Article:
Jeep Wrangler Dragon Edition Review : Bunyip weekender

Is more really more? James seeks the answer, and a good milkshake in the Dragon Edition Wrangler.

There are times in the dad job where you just need to get out of the house. Partnering up with the little person and with no clear goal in mind, all you need is a few hours, a sense of adventure and in this instance, a Jeep Wrangler Unlimited Dragon Edition.

Miss Five had been singing songs about bunyips at school (Alexander Bunyip – remember that one?) so we thought a visit to Bunyip State Forest east of Melbourne would make a great destination and offer a potential spotting ground for the mythical creatures. But more importantly, we needed a good milkshake.

Less is more when it comes to the ultimate comfort drink. Chocolate syrup, milk and ice cream – it’s not that complicated, but finding a café around South Melbourne that doesn’t try to glam it up is becoming harder and harder.

Floats, spiders, mochas, choccas… the list goes on with Masterchef-inspired creations on offer, but when all you want is a great ‘base’, the fancy stuff just seems wasted.

Which leads me to the Jeep Wrangler Dragon Edition (I’m sure you can see where I’m going with this…)

The big black Jeep does look pretty cool. The utilitarian edges have all but been removed, with every inch of the standard black cladding covered now in rich, gloss black paint. And dragons.

Yes Khaleesi, I have found your dragons. They are on the bonnet, the headrests, the carpets, the spare tyre cover and the dashboard. It’s an interesting theme to say the least, and well… not to all tastes.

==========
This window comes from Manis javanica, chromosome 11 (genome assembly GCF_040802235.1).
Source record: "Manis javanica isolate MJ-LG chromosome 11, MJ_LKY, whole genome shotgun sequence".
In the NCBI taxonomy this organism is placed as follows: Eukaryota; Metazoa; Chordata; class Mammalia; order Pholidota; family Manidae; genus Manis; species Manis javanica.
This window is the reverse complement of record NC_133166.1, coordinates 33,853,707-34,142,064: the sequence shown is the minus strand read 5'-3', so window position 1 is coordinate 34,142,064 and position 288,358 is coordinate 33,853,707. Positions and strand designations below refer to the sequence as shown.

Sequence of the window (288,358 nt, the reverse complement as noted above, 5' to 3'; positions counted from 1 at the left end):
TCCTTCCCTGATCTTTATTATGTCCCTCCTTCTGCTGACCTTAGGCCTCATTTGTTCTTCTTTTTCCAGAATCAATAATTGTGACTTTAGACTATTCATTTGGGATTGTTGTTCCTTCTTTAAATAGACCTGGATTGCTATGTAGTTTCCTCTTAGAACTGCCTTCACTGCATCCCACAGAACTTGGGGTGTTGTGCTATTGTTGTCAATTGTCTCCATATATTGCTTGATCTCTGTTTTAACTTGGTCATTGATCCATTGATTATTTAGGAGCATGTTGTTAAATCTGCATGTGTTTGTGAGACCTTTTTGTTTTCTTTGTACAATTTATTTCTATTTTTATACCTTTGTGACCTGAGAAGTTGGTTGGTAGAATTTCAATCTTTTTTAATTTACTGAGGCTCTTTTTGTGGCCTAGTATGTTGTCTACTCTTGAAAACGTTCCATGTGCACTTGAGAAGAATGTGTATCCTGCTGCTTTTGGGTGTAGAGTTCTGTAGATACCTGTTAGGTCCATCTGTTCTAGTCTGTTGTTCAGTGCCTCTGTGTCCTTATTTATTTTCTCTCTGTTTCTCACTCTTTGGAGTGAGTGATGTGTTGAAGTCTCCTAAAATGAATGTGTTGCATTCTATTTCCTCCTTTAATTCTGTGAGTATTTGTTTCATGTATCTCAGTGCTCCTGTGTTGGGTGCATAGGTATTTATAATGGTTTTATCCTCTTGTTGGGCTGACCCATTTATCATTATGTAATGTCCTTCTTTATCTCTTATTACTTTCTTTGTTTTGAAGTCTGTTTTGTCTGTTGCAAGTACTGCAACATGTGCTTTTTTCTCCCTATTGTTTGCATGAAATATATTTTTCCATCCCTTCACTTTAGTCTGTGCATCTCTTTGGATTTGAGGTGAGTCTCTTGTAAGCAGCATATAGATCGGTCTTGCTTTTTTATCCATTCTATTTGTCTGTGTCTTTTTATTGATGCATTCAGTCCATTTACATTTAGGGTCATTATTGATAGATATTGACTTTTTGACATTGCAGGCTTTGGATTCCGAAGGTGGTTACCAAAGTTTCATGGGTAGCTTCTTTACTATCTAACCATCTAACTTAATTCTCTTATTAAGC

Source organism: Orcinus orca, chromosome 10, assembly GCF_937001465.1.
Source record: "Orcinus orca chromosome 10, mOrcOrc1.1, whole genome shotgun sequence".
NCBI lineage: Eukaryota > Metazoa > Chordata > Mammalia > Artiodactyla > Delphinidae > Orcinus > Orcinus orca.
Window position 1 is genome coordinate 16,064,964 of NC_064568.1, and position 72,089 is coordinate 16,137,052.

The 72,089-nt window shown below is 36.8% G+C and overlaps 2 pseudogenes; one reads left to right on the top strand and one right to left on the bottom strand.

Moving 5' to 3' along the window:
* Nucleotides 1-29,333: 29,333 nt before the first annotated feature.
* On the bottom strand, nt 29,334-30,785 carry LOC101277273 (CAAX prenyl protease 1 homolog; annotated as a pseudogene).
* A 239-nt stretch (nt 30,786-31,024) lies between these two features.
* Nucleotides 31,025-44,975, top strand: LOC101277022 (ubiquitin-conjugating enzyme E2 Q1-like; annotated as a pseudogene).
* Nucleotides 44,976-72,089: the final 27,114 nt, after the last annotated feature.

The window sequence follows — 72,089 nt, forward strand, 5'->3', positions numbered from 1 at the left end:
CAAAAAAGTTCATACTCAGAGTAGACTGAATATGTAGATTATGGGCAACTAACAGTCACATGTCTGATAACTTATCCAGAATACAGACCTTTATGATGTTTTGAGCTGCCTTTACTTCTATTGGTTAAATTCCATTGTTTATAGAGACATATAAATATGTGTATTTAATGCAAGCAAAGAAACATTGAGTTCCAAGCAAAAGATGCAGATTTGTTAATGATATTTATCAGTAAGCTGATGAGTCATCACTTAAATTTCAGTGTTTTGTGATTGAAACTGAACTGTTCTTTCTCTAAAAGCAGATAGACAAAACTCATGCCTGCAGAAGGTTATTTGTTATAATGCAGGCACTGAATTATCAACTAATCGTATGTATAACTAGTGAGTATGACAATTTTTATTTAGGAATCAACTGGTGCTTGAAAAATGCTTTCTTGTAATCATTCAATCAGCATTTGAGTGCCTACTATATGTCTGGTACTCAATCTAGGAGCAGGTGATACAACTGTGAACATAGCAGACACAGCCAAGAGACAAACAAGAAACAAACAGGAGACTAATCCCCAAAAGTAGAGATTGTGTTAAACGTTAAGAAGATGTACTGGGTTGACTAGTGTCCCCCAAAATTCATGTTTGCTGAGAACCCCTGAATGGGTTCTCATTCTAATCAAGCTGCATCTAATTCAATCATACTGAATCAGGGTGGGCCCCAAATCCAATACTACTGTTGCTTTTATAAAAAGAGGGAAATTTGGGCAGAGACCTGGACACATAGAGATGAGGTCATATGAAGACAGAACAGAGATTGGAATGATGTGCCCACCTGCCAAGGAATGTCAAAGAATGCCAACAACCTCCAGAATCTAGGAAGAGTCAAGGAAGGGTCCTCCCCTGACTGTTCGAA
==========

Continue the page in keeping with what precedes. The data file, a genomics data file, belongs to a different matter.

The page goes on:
We’ve seen plenty of special editions on the road over the years, with varying degrees of ‘over the top-ness’ to support their marketing theme.

Launched in concept guise at the 2012 Beijing motor show, the Dragon Edition Wrangler was to celebrate Chrysler Jeep’s re-entry into the Chinese market. A fully optioned black four-door Wrangler Unlimited with special gold-edged wheels, golden grille and headlamp inserts, stylised with more gold and dragon motifs – it makes perfect sense as a show car, and even good sense as a limited edition model for the Chinese market. Australia, perhaps less so.

Wrangler Polar Edition – I get it. Wrangler Freedom Edition – I get it. The Dragon, however, could be a little too much.

In fact we think it would have been better named as the Wrangler Rush Hour edition: The Chris Tucker Jeep meets Jackie Chan accessories and you’ve got a crazy east-meets-west stereotype good-time action adventure!

We head down the M1, the excellent Alpine stereo blasting the Frozen soundtrack (over and over and over again), the cruise control set to 100km/h seeing the Jeep returning about 9.0L/100km fuel consumption.

Mechanically identical to a standard Wrangler Overland, the 209kW/347Nm 3.6-litre V6 is punchy enough to make the Jeep respond as you want, and the five-speed automatic is smooth and easy to use even if it’s short a ratio (at least) by modern standards.

The 18-inch wheels with Bridgestone on-road tyres make the Dragon Edition a bit quieter on the highway than a standard Wrangler, but I found they would occasionally push to understeer in wet weather, even when negotiating a roundabout.